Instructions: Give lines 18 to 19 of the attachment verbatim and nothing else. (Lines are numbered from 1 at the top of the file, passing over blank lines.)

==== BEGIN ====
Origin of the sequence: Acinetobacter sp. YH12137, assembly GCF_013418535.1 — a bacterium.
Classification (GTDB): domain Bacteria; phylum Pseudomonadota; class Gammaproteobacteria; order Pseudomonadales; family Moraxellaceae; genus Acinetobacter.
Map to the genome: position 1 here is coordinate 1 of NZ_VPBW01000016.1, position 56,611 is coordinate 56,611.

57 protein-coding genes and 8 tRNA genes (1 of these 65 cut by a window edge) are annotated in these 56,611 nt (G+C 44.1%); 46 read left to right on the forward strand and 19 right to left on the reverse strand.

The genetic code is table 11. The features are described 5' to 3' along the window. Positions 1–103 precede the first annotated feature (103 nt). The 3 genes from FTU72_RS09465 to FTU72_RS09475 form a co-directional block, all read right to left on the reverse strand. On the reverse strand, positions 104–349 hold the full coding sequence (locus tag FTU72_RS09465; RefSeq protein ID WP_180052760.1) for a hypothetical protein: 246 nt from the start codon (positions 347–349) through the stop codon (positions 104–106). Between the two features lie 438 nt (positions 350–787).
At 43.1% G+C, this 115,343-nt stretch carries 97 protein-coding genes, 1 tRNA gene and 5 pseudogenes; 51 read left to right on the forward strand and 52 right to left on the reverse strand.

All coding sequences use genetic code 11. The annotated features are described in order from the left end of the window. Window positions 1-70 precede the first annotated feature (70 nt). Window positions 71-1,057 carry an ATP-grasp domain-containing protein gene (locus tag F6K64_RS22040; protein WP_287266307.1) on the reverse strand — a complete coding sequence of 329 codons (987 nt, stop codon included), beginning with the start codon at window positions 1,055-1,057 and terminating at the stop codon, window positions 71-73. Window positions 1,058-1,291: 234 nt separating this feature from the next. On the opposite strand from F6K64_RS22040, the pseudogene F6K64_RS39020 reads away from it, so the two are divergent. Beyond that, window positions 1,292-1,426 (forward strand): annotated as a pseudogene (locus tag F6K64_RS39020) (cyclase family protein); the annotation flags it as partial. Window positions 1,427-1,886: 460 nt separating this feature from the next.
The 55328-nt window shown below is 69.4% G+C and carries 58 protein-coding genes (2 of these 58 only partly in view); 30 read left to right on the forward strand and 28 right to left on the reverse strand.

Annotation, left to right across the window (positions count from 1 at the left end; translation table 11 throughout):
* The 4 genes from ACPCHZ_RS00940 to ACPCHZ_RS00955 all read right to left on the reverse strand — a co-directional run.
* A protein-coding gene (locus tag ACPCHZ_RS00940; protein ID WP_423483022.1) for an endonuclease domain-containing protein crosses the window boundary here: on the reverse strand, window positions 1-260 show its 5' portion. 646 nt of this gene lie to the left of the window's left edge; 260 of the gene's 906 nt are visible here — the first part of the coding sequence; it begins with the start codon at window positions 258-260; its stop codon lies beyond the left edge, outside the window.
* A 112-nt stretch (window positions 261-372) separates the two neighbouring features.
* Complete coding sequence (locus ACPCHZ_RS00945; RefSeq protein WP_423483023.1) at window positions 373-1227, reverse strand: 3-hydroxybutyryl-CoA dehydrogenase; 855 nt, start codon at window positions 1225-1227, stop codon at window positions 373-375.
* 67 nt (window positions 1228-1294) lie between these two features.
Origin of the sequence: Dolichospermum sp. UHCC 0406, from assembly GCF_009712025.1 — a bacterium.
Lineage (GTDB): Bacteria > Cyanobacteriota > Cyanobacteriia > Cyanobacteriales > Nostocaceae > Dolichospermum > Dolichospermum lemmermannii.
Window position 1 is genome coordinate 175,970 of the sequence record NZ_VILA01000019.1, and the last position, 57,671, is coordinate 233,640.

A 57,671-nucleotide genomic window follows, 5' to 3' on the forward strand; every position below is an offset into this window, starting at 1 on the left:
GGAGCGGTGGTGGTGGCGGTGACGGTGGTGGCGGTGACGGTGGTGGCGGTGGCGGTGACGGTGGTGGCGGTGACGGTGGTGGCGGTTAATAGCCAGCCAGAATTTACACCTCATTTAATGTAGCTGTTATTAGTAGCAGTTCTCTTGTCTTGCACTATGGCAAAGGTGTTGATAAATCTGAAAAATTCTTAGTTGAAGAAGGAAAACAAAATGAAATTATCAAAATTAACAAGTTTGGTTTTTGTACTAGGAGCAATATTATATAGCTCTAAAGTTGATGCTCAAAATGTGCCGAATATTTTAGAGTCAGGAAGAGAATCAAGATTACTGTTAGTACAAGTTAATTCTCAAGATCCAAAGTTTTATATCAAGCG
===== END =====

A 57,671-nucleotide genomic window follows, 5' to 3' on the forward strand; every position below is an offset into this window, starting at 1 on the left:
GGAGCGGTGGTGGTGGCGGTGACGGTGGTGGCGGTGACGGTGGTGGCGGTGGCGGTGACGGTGGTGGCGGTGACGGTGGTGGCGGTTAATAGCCAGCCAGAATTTACACCTCATTTAATGTAGCTGTTATTAGTAGCAGTTCTCTTGTCTTGCACTATGGCAAAGGTGTTGATAAATCTGAAAAATTCTTAGTTGAAGAAGGAAAACAAAATGAAATTATCAAAATTAACAAGTTTGGTTTTTGTACTAGGAGCAATATTATATAGCTCTAAAGTTGATGCTCAAAATGTGCCGAATATTTTAGAGTCAGGAAGAGAATCAAGATTACTGTTAGTACAAGTTAATTCTCAAGATCCAAAGTTTTATATCAAGCG